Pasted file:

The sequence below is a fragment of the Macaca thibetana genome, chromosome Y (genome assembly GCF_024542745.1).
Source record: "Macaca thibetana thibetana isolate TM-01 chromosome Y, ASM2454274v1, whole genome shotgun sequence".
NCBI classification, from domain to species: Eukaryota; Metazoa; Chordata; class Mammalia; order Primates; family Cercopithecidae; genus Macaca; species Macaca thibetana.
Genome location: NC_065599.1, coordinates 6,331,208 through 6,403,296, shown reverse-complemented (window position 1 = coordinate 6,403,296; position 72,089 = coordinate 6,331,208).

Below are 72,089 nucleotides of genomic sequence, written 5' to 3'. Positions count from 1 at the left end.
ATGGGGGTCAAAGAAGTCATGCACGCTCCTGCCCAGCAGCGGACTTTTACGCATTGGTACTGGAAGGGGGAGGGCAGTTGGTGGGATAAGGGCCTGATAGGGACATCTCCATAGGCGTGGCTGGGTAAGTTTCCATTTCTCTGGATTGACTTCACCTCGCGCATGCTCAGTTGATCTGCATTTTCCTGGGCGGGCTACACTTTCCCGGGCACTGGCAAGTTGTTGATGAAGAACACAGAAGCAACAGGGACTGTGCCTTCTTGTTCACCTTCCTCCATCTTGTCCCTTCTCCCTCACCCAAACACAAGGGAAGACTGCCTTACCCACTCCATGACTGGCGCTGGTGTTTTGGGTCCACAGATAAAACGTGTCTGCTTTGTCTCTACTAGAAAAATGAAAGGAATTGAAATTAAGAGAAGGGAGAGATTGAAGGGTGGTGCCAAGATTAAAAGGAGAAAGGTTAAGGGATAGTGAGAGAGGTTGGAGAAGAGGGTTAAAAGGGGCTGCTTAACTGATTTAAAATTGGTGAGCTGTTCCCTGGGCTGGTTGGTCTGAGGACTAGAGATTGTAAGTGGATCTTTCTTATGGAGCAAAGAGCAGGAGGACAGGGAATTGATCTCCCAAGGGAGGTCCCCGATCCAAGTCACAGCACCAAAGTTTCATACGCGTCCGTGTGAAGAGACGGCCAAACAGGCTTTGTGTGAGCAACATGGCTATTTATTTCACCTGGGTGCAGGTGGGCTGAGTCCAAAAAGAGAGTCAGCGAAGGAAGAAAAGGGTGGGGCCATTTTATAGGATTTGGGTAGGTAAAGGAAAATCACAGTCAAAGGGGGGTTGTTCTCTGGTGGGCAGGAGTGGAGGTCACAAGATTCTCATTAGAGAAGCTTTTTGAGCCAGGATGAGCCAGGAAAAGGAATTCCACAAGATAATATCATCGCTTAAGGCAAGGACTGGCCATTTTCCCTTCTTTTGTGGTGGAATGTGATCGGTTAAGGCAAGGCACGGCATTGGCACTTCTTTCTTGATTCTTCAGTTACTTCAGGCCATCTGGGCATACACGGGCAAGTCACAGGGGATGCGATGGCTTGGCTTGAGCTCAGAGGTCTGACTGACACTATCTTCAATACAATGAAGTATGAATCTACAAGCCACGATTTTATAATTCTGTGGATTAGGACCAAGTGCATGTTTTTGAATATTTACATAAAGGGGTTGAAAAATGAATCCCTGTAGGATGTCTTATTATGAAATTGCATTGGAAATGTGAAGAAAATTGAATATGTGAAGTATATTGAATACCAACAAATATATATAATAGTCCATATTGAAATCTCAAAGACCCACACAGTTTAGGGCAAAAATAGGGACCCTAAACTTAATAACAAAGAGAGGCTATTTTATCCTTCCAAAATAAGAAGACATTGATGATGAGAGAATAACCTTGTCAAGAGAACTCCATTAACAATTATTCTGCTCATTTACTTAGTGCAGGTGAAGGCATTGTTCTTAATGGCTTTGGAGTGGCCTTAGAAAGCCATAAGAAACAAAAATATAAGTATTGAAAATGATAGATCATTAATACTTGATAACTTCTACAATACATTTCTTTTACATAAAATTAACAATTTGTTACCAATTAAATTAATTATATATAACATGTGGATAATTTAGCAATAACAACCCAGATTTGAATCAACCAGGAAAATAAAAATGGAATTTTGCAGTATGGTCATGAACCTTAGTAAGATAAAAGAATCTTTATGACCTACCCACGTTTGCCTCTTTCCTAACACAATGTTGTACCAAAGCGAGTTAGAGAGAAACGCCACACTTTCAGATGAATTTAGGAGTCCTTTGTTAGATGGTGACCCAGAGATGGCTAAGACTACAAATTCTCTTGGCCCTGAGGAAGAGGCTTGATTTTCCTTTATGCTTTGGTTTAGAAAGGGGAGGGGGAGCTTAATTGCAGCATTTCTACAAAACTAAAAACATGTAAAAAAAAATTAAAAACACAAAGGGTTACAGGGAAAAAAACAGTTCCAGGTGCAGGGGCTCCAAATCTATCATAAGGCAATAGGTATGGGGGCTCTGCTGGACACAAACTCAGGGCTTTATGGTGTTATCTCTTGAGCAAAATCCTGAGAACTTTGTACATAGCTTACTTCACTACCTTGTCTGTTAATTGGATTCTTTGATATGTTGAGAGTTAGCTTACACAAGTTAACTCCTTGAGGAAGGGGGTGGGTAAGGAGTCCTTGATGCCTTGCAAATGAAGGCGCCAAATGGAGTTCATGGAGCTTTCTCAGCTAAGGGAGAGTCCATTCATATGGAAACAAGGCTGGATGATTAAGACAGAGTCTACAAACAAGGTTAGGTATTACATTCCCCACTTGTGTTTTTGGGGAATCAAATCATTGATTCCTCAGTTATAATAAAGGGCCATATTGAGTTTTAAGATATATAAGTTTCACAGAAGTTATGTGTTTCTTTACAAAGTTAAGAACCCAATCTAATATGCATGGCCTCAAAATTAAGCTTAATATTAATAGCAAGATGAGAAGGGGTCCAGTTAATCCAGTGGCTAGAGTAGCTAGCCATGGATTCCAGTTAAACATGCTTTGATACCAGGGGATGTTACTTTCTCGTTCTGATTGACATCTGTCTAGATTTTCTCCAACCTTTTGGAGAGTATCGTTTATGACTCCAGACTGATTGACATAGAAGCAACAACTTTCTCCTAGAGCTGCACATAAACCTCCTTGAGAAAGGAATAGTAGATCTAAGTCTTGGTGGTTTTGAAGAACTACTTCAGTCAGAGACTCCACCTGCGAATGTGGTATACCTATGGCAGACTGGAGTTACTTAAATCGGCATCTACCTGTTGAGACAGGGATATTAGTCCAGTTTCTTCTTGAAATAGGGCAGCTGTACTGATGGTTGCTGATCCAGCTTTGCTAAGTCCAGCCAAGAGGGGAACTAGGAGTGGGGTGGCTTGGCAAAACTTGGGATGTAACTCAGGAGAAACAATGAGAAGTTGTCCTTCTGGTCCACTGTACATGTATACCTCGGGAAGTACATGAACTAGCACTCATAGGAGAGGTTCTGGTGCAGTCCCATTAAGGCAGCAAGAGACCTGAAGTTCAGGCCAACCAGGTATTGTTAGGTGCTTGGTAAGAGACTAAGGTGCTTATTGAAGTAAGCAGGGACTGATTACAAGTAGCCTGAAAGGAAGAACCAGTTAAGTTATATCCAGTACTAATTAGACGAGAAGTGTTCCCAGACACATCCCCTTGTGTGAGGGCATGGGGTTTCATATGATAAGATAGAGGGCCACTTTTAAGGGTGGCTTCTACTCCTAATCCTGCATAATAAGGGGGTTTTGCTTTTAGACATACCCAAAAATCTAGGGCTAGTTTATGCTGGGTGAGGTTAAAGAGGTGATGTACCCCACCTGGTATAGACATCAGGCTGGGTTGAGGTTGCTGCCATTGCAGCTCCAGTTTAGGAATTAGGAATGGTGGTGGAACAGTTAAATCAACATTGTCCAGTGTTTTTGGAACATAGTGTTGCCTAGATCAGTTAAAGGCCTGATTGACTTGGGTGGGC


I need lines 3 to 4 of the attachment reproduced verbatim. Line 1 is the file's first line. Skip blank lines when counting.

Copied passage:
NCBI classification, from domain to species: Eukaryota; Metazoa; Chordata; class Mammalia; order Primates; family Cercopithecidae; genus Macaca; species Macaca thibetana.
Genome location: NC_065599.1, coordinates 6,331,208 through 6,403,296, shown reverse-complemented (window position 1 = coordinate 6,403,296; position 72,089 = coordinate 6,331,208).